Marianne is my bartender,
only the bar is a counter
in her consignment shop.
I arrive with no time,
tell her what it is I have not
been able to find. Summer clothes
with sleeves—and she agrees that all
the new dresses are designed with younger
women in mind. I tell her that I am nervous
about next week’s workshop, how amazing all
the teachers are. She laughs—If you didn’t have
anything to learn, we wouldn’t be spending all
that money on you to go there, now would we?
She slays me with the word “we.”
When other women arrive
in the bedroom- sized shop, strangers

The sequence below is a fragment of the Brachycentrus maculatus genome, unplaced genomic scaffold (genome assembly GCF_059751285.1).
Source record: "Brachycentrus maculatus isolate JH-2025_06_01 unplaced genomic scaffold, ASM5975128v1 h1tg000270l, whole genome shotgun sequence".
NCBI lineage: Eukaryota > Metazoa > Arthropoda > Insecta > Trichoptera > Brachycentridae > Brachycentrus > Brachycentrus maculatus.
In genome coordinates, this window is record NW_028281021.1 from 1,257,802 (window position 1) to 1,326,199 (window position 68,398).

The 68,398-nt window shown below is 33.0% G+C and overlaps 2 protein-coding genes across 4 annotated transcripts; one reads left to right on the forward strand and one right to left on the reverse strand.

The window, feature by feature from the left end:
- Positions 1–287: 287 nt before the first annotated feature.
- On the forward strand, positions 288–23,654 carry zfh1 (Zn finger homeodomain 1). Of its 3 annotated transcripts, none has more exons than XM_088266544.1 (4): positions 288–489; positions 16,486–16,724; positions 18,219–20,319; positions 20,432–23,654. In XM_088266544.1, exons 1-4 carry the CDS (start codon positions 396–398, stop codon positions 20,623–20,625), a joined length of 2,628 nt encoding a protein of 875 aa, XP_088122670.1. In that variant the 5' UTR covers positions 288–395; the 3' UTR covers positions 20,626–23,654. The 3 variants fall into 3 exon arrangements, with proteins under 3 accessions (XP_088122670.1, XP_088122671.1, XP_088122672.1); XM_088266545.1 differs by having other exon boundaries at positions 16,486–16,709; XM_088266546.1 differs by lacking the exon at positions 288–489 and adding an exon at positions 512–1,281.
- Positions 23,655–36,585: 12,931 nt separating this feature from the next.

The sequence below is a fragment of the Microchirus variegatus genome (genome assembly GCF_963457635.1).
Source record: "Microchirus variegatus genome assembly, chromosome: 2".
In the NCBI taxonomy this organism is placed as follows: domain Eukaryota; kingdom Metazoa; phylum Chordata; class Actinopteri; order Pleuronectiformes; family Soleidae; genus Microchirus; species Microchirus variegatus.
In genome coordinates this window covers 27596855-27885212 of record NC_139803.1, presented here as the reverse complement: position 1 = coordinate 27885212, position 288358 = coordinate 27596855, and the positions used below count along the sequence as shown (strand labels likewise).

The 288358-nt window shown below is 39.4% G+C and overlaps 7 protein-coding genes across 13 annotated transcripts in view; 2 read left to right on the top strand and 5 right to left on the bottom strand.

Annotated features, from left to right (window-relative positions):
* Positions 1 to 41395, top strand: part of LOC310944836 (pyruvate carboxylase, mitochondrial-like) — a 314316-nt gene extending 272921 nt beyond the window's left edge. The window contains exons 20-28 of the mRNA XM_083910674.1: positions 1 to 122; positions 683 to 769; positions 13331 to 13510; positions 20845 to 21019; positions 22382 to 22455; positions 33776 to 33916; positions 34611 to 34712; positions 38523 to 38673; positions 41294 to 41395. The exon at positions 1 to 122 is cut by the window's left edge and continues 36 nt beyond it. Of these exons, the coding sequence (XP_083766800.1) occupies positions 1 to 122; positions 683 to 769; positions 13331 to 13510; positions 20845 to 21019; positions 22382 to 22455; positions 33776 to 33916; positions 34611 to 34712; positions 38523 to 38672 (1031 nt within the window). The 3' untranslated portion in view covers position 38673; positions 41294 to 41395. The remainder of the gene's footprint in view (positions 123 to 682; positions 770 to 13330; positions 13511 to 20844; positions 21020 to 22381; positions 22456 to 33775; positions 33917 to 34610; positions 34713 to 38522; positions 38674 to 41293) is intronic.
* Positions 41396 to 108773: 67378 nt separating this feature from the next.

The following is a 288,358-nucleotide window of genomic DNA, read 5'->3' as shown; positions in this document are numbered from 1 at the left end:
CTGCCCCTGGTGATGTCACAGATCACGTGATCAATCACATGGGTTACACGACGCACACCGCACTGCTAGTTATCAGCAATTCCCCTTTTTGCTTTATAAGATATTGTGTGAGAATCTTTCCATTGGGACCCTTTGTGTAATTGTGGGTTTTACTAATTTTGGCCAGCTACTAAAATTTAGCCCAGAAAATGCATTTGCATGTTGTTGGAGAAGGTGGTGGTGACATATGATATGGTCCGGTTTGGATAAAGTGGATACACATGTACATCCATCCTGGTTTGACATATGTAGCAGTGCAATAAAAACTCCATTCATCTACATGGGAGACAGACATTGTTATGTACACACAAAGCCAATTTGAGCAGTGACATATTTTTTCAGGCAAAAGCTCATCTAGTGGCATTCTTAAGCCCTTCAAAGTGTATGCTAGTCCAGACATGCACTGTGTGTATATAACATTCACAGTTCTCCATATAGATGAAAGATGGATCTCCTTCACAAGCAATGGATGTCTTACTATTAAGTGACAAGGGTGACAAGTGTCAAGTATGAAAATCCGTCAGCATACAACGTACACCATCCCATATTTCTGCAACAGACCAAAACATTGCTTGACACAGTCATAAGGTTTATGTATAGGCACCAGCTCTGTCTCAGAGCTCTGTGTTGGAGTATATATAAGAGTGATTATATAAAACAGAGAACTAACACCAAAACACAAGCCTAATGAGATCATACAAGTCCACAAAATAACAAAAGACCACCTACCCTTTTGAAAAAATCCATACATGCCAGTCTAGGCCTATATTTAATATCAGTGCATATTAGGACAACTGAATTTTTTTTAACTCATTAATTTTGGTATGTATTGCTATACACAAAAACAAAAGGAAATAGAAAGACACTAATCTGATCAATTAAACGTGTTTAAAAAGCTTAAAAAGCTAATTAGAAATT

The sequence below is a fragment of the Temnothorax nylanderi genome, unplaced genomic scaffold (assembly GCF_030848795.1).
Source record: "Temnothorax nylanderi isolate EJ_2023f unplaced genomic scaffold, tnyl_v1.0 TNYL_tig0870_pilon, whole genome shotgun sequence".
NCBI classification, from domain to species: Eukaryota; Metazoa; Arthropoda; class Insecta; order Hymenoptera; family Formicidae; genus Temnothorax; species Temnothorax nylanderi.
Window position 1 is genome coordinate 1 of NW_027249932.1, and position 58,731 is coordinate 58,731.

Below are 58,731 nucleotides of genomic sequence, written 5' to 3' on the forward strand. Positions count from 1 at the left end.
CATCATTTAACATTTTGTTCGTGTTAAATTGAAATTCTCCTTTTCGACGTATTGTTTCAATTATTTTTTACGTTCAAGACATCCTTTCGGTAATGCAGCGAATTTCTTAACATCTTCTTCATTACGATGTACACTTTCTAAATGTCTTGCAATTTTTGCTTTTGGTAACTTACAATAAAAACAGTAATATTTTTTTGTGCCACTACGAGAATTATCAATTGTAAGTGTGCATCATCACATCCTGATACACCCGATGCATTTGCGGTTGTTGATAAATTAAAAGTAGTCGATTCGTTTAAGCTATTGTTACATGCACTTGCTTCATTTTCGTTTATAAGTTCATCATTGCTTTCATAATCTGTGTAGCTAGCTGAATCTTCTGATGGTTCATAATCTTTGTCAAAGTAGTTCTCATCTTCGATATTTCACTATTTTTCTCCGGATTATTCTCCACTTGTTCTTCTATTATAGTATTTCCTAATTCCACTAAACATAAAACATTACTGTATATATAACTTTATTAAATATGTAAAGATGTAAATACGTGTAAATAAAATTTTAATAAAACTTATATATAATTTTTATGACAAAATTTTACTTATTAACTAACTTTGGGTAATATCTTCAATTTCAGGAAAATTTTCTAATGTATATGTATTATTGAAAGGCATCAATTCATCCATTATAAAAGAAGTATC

become sisters, soliciting and dishing
advice. Marianne laughs, her eyebrows-up,
wide Irish laugh, I love my job, she says. She
says that often. As she gathers and transposes
our clothes, I wonder, does she know— that we
come here for her? For her wisdom and care?
Marianne might reveal some history—
Oh, that dress just came in today,
she might say. Doesn’t fit the gal
anymore; she hated to give it up.
I slip into the dressing room, out
of the clothes I was wearing, out
of the mood I dragged in, change
my costume, and it’s great–not new,
but reinvented, like jazz. I draw back
the curtain for a glance in the tall
wall mirror. I swear Marianne
is out there, waving a wand.